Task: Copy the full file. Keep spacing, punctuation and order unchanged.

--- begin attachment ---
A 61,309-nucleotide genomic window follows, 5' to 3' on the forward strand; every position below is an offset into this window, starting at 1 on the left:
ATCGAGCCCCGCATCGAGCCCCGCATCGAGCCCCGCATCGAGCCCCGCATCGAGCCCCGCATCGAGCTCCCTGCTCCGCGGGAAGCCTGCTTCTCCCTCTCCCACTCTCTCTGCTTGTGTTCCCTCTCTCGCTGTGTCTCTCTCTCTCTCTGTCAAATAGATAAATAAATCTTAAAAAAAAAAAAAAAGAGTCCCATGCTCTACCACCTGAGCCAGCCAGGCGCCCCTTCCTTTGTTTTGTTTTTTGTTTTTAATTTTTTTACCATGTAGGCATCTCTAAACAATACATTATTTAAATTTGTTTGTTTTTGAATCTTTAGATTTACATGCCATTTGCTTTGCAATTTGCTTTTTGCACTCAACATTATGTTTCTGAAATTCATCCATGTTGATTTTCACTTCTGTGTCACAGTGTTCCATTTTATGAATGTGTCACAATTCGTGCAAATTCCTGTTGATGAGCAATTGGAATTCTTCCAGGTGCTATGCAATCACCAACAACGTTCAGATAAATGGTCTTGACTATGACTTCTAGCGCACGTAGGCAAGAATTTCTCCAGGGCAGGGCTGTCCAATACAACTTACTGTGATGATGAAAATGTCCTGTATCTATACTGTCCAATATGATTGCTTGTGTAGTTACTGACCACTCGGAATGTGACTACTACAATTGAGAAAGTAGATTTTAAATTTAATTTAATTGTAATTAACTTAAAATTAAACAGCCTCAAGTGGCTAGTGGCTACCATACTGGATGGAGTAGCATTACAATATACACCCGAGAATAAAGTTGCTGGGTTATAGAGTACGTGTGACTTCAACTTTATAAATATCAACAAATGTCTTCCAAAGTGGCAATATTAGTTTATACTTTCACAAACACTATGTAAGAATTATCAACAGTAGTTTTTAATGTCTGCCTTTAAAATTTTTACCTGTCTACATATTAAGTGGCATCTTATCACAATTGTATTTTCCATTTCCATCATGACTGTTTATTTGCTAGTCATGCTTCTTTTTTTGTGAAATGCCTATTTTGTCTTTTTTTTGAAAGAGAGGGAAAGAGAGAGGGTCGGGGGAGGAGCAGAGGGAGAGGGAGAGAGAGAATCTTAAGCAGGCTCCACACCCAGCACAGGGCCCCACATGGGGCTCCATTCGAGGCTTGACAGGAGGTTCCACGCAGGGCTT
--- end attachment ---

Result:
A 61,309-nucleotide genomic window follows, 5' to 3' on the forward strand; every position below is an offset into this window, starting at 1 on the left:
ATCGAGCCCCGCATCGAGCCCCGCATCGAGCCCCGCATCGAGCCCCGCATCGAGCCCCGCATCGAGCTCCCTGCTCCGCGGGAAGCCTGCTTCTCCCTCTCCCACTCTCTCTGCTTGTGTTCCCTCTCTCGCTGTGTCTCTCTCTCTCTCTGTCAAATAGATAAATAAATCTTAAAAAAAAAAAAAAAGAGTCCCATGCTCTACCACCTGAGCCAGCCAGGCGCCCCTTCCTTTGTTTTGTTTTTTGTTTTTAATTTTTTTACCATGTAGGCATCTCTAAACAATACATTATTTAAATTTGTTTGTTTTTGAATCTTTAGATTTACATGCCATTTGCTTTGCAATTTGCTTTTTGCACTCAACATTATGTTTCTGAAATTCATCCATGTTGATTTTCACTTCTGTGTCACAGTGTTCCATTTTATGAATGTGTCACAATTCGTGCAAATTCCTGTTGATGAGCAATTGGAATTCTTCCAGGTGCTATGCAATCACCAACAACGTTCAGATAAATGGTCTTGACTATGACTTCTAGCGCACGTAGGCAAGAATTTCTCCAGGGCAGGGCTGTCCAATACAACTTACTGTGATGATGAAAATGTCCTGTATCTATACTGTCCAATATGATTGCTTGTGTAGTTACTGACCACTCGGAATGTGACTACTACAATTGAGAAAGTAGATTTTAAATTTAATTTAATTGTAATTAACTTAAAATTAAACAGCCTCAAGTGGCTAGTGGCTACCATACTGGATGGAGTAGCATTACAATATACACCCGAGAATAAAGTTGCTGGGTTATAGAGTACGTGTGACTTCAACTTTATAAATATCAACAAATGTCTTCCAAAGTGGCAATATTAGTTTATACTTTCACAAACACTATGTAAGAATTATCAACAGTAGTTTTTAATGTCTGCCTTTAAAATTTTTACCTGTCTACATATTAAGTGGCATCTTATCACAATTGTATTTTCCATTTCCATCATGACTGTTTATTTGCTAGTCATGCTTCTTTTTTTGTGAAATGCCTATTTTGTCTTTTTTTTGAAAGAGAGGGAAAGAGAGAGGGTCGGGGGAGGAGCAGAGGGAGAGGGAGAGAGAGAATCTTAAGCAGGCTCCACACCCAGCACAGGGCCCCACATGGGGCTCCATTCGAGGCTTGACAGGAGGTTCCACGCAGGGCTT